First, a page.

Having already joined the upper ranks of spacefaring nations, China is preparing to try its next bold leap: launching an orbiter, a lander and a rover to Mars.
The mission — shadowing NASA’s Perseverance rover and the United Arab Emirates’ Hope orbiter — lifted off on Thursday and aims to place China where its Communist leadership has long wanted to be. China is eager to show that it can manage complex interplanetary missions on its own, and landing on Mars is a difficult accomplishment that only the United States and, briefly, the Soviet Union have achieved before.
“We cannot lie in the cradle of Earth forever,” Bao Weimin, a senior director at the state-owned China Aerospace Science and Technology Corporation, said on state television recently, paraphrasing a Soviet rocket scientist, Konstantin Tsiolkovsky. He called the exploration of Mars “a manifestation of the country’s scientific and technological strength.”
For China, more than pride is on the line. The country’s leader, Xi Jinping, has made space exploration a pillar of the country’s development in the decades ahead, with an assortment of missions planned through the middle of the century, many involving human crews.
The mission is called Tianwen-1, or “Questions to Heaven” after a classical Chinese poem (also sometimes translated as “Heavenly Questions”) from the 3rd century B.C. The vessel, weighing more than five tons in all, includes an orbiter that will circle the planet for a Martian year — 687 days — and conduct its own scientific observations. It will also serve as a relay for communications to a lander and rover that two or three months after arriving in orbit in February will try to descend to the planet’s surface.
While the United States has reached all these milestones, China is trying to do them all at once. “Tianwen-1 is going to orbit, land and release a rover all on the very first try, and coordinate observations with an orbiter,” four scientists involved in the program wrote last week in the journal Nature Astronomy.
“No planetary missions have ever been implemented in this way,” they added. “If successful, it would signify a major technical breakthrough.”
The orbiter will carry seven instruments, including cameras, a subsurface radar, a spectrometer, a magnetometer and particle analyzers to conduct what they called “a global and extensive survey of the entire planet.”
The lander — which, at 530 pounds, is nearly twice the mass of the rovers China sent to the moon — has six instruments that it will employ over 90 days on the surface. They include ground-penetrating radar to study the planet’s geology and search for potential underground reservoirs of ice — a key to sustaining an extended human presence in space. The main candidate for a landing site, the scientists said, is Utopia Planitia, a 2,000-mile wide basin where NASA’s Viking 2 landed in 1976.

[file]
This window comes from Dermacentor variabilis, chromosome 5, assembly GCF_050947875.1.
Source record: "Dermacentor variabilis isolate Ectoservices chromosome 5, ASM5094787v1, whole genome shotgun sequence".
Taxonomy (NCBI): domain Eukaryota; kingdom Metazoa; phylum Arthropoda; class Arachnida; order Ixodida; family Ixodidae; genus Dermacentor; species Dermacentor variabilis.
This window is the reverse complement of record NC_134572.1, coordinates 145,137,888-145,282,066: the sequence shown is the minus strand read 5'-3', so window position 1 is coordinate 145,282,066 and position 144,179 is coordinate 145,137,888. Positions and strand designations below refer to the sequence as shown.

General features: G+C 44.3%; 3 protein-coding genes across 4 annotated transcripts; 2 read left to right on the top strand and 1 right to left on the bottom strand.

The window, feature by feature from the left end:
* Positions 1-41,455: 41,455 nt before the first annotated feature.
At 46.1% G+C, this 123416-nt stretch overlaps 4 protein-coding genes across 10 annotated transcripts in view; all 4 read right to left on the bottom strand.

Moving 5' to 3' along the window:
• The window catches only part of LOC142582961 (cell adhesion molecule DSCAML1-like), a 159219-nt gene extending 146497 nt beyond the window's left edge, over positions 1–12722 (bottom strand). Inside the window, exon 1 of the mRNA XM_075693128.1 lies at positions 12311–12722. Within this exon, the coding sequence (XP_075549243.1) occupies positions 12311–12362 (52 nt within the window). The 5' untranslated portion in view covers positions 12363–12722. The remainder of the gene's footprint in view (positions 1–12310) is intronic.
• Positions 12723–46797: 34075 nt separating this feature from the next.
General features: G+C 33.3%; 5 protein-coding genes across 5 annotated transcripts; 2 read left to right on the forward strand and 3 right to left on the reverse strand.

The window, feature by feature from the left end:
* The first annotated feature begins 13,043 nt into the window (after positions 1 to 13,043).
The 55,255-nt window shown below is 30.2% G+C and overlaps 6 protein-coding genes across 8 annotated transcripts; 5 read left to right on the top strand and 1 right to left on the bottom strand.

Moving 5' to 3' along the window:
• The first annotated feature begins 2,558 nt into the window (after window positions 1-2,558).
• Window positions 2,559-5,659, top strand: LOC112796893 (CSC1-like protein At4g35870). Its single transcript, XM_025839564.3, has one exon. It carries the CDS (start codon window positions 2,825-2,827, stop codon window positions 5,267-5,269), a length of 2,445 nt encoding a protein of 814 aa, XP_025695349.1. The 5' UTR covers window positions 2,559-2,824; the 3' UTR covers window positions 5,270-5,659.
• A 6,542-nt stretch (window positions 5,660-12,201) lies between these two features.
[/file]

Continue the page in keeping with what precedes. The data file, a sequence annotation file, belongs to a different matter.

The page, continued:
Tianwen-1 is lifted off on Thursday from the Wenchang Space Launch Center on Hainan, the island off China’s southeastern coast. The center, which launched its first rocket in 2016, was selected to take advantage of its comparatively lower latitude than those of China’s other launch sites.
This will not be China’s first attempt to travel to Mars. That one, in 2011, ended in failure, though not one of China’s own making. It built an orbiter, Yinghuo-1, that was piggybacking on a Russian mission to Phobos, one of the Martian moons, but the Russian rocket stalled in low-Earth orbit, crippled by faulty computer circuits. The two spacecraft eventually plunged back to Earth.
In the years that followed that setback, China has racked up a number of impressive spaceflight accomplishments.
On three occasions, China’s astronauts have docked in orbit with space stations of the country’s own construction. And twice it has landed robotic rovers on the moon, with its latest mission reaching the lunar far side, a feat never before accomplished by any space program. That rover continues to roam, and its ground-penetrating radar has deepened understanding of the lunar surface.
Namrata Goswami, an independent analyst and author of a forthcoming book, “Great Power Competition in Outer Space,” said that the Chinese were systematically building strategic and logistical capabilities in space with a geopolitical goal in mind.
Last month, for example, China launched the last of the satellites needed to establish a global positioning system, called Beidou, which it plans to offer to countries as an alternative to the American GPS and other countries’ navigation systems.
“The Communist Party of China wants to prove to the world that they are actually a legitimate alternative to a U.S.-led space order,” she said.
Mr. Bao, from the China Aerospace Science and Technology Corporation, even floated the idea last year that China could create an economic zone in space by the middle of this century, one that could contribute $10 trillion to the Chinese economy.